The success of the armed Predator has sparked a revolution in unmanned aircraft, making it “arguably the most important new military technology since the nuclear-armed intercontinental ballistic missile,” according to a paper by Wilson Center Senior Scholar Richard Whittle.
Whittle details how an office of the Air Force known as “Big Safari” put Hellfire anti-tank missiles on the previously unarmed Predator, transforming the surveillance drone into a weapon that was subsequently used by the CIA in Afghanistan beginning in 2001 and in other countries since. The move followed the Kosovo air war of 1999, during which Air Force commanders were frustrated by the inability of manned aircraft flying under high altitude restrictions to find and attack Serb military targets. The project to arm the drones gained momentum dramatically after the CIA used unarmed Predators to search for Osama bin Laden in Afghanistan in the fall of 2000 – missions flown by Air Force crews, Whittle reveals – and spotted him twice but had no way to attack the mastermind of the 1998 U.S. embassy bombings in Kenya and Tanzania.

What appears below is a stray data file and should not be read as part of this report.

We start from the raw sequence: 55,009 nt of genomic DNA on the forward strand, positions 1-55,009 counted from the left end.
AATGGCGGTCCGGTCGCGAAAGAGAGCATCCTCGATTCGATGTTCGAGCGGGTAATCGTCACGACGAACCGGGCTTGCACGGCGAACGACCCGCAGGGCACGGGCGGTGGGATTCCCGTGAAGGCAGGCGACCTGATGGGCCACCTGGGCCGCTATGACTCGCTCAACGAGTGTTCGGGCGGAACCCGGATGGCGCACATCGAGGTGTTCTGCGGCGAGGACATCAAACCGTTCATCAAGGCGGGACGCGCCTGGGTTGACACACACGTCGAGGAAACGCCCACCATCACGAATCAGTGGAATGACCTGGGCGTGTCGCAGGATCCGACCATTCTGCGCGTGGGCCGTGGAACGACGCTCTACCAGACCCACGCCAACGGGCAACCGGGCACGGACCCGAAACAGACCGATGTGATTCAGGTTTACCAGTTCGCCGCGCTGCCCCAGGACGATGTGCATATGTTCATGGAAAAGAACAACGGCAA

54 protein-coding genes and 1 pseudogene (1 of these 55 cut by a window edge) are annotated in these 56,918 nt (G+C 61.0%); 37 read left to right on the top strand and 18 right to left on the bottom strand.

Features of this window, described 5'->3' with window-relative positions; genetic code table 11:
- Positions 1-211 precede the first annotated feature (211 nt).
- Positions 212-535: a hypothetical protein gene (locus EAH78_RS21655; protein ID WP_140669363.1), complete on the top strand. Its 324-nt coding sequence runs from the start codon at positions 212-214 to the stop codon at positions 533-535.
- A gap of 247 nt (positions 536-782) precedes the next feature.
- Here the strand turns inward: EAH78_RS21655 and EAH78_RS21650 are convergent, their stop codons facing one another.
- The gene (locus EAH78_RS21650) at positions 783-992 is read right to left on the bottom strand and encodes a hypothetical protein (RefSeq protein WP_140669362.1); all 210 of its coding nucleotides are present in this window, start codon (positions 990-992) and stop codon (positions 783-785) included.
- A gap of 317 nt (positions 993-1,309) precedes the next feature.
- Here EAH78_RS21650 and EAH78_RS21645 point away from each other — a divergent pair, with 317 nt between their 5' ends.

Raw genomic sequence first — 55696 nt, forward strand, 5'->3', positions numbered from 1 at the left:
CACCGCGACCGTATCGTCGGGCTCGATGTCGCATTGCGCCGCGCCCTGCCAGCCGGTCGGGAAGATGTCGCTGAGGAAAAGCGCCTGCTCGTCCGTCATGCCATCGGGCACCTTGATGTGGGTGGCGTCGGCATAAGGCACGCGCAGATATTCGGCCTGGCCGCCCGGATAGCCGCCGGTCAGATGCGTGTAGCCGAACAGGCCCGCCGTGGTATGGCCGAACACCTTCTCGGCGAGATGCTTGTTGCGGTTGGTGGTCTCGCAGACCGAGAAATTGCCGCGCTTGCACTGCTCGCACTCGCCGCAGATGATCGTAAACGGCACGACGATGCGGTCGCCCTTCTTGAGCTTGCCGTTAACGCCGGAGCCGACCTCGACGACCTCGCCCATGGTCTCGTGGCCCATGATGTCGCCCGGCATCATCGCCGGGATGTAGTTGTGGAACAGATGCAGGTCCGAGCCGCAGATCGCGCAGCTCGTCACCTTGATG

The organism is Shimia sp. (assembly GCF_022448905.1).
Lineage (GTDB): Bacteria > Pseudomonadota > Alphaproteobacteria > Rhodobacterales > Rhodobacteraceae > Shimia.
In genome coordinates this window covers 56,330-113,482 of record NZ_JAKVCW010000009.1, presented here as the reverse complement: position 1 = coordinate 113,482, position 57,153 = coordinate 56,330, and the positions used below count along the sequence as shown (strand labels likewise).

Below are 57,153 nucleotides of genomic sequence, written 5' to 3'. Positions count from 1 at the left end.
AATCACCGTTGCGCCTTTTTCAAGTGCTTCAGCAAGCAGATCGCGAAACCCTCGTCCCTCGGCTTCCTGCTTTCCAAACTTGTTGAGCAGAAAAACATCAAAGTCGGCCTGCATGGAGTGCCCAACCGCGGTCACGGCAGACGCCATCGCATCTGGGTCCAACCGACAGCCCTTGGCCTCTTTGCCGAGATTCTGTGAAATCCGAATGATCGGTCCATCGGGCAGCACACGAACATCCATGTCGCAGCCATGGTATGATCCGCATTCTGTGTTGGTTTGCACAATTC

The armed Predator went into use days after the terrorist attacks of Sept. 11, 2001, when an Air Force crew seated in a ground control station on the parking lot at CIA headquarters in northern Virginia began flying the new weapon over Afghanistan. On the night the Afghan War began, Oct. 7, 2001, that crew fired the first missile launched in combat by the Predator, inaugurating a new age in warfare.
The paper, published by the Air Force Association’s think tank, The Mitchell Institute for Airpower Studies, is available in full on The Mitchell Institute’s website at http://www.afa.org/Mitchell/Reports/MP7_Predator_0811.pdf.
Richard Whittle, who is also a Visiting Scholar at Johns Hopkins University’s School of Advanced International Studies and author of The Dream Machine: The Untold History of the Notorious V-22 Osprey, is available for interviews.